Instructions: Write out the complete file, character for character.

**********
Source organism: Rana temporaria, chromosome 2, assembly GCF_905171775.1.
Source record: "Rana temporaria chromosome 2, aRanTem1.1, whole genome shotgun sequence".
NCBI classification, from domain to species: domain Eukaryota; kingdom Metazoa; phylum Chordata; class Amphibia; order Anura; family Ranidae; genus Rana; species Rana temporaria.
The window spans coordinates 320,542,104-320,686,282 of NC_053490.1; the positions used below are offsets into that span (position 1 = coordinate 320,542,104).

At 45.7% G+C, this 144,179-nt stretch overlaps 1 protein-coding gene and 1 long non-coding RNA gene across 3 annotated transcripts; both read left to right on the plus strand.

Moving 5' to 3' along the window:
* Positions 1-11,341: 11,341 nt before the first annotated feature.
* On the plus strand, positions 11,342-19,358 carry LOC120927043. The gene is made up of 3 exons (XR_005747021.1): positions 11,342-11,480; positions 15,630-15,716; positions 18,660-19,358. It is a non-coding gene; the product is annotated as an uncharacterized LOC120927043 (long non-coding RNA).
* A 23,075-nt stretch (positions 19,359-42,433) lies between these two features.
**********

Source organism: Rana temporaria, chromosome 2, assembly GCF_905171775.1.
Source record: "Rana temporaria chromosome 2, aRanTem1.1, whole genome shotgun sequence".
NCBI classification, from domain to species: domain Eukaryota; kingdom Metazoa; phylum Chordata; class Amphibia; order Anura; family Ranidae; genus Rana; species Rana temporaria.
The window spans coordinates 320,542,104-320,686,282 of NC_053490.1; the positions used below are offsets into that span (position 1 = coordinate 320,542,104).

At 45.7% G+C, this 144,179-nt stretch overlaps 1 protein-coding gene and 1 long non-coding RNA gene across 3 annotated transcripts; both read left to right on the plus strand.

Moving 5' to 3' along the window:
* Positions 1-11,341: 11,341 nt before the first annotated feature.
* On the plus strand, positions 11,342-19,358 carry LOC120927043. The gene is made up of 3 exons (XR_005747021.1): positions 11,342-11,480; positions 15,630-15,716; positions 18,660-19,358. It is a non-coding gene; the product is annotated as an uncharacterized LOC120927043 (long non-coding RNA).
* A 23,075-nt stretch (positions 19,359-42,433) lies between these two features.